With the battle over, the Doctor explains that the radiation from the weapon was what was killing their crops but this limiting factor has now been removed. Earth has agreed to send a real Adjudicator to Uxarieus, and Caldwell has decided to join the colonists. He tells them that he can help them with their power supply. The Doctor and Jo return to the TARDIS, which returns to UNIT Headquarters mere seconds after it left. Having accomplished what the Time Lords intended, the Doctor is once again trapped on Earth.

[edit] Continuity

  • This is the first time since season six that the Doctor travels to another planet in the TARDIS.
  • Excepting a brief CSO shot of one wall in Terror of the Autons, this is also the first time that the inside of the Master's TARDIS (a redress of the Doctor's TARDIS set) is shown.

[edit] Production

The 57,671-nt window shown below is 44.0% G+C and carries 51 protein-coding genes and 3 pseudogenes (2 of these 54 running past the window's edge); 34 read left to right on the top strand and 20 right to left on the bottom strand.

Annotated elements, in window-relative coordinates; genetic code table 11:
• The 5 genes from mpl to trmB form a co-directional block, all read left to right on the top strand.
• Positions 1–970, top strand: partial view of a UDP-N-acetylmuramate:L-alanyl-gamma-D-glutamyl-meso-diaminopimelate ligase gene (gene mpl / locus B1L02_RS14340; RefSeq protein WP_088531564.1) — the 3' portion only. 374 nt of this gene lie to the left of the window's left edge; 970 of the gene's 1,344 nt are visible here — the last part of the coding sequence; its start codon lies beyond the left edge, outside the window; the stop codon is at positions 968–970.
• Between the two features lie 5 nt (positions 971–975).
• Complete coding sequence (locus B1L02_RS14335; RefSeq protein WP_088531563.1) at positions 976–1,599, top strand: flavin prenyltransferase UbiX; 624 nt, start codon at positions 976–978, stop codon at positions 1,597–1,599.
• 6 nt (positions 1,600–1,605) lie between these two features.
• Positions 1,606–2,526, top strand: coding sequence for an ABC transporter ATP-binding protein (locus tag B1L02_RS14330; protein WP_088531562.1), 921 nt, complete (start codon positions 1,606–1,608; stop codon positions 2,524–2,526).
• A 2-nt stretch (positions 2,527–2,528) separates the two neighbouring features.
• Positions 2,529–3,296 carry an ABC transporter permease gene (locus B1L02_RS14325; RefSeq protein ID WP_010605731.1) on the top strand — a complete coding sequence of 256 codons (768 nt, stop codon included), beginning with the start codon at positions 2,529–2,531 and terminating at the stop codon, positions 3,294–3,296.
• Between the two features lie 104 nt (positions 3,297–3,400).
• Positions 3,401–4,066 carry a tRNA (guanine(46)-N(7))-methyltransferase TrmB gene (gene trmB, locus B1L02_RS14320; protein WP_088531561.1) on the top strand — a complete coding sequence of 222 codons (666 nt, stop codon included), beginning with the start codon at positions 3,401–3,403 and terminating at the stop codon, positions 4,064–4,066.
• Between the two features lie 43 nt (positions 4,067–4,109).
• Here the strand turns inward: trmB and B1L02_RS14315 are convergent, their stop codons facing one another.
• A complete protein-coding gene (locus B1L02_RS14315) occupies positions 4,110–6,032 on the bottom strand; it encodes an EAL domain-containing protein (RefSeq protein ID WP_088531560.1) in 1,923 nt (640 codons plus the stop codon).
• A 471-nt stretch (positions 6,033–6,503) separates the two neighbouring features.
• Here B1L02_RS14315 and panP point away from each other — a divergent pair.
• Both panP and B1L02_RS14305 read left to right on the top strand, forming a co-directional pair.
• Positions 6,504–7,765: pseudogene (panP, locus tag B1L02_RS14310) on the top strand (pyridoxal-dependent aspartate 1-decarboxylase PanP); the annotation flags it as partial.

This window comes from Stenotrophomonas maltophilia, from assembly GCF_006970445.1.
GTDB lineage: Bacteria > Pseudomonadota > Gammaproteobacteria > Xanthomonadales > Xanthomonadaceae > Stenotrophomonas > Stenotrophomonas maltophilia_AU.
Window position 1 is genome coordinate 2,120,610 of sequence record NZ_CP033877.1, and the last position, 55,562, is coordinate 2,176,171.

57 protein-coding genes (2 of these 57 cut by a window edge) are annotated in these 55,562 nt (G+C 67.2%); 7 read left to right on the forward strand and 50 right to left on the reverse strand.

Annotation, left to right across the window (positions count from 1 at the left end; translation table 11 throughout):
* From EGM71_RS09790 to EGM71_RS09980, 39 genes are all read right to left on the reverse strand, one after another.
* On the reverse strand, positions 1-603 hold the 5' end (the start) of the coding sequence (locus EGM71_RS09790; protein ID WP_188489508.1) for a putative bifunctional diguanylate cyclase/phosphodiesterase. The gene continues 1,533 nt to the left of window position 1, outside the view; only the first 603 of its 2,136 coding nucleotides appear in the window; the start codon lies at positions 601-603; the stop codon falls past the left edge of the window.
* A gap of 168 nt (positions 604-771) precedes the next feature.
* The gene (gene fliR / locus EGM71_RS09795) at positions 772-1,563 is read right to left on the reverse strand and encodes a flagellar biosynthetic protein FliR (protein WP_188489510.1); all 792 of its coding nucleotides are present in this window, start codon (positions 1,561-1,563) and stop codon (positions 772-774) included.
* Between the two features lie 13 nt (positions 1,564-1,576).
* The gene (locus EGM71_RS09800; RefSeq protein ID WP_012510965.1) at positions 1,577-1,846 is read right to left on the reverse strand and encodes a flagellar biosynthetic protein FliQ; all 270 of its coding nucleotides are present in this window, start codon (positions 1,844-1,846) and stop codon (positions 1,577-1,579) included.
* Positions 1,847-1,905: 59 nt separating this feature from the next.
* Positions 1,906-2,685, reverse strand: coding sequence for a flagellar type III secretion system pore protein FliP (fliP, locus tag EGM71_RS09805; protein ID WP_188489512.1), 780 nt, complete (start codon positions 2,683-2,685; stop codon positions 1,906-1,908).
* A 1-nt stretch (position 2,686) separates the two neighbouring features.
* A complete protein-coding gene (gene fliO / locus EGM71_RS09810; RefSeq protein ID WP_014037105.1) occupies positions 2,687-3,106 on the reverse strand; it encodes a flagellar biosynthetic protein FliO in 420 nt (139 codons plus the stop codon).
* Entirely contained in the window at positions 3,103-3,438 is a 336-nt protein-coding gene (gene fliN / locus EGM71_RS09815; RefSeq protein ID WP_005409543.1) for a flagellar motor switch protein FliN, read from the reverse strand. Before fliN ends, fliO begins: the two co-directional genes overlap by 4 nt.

Serial details by episode
EpisodeBroadcast dateRun timeViewership
(in millions)
"Episode One" 10 April 1971 24:19 7.6 PAL colour conversion
"Episode Two" 17 April 1971 22:43 8.5 PAL colour conversion
"Episode Three" 24 April 1971 23:47 9.5 PAL colour conversion
"Episode Four" 1 May 1971 24:20 8.1 PAL colour conversion
"Episode Five" 8 May 1971 25:22 8.8 PAL colour conversion
"Episode Six" 15 May 1971 25:22 8.7 PAL colour conversion
  • Working titles for this story included Colony.
  • Script editor Terrance Dicks has frequently stated that he disliked the original premise of the Doctor being trapped on Earth, and had meant to subvert this plan as soon as he felt he could get away with it. He recalls in a DVD documentary interview (on the Inferno release) having had it pointed out to him by Malcolm Hulke that the format limited the stories to merely two types: alien invasion and mad scientist, and says he'd immediately responded, "Fuck Me! You're right!" (on the The Invasion release). The story is one of the first to use the show for social commentary - in this instance, the dangers of colonialism.[4]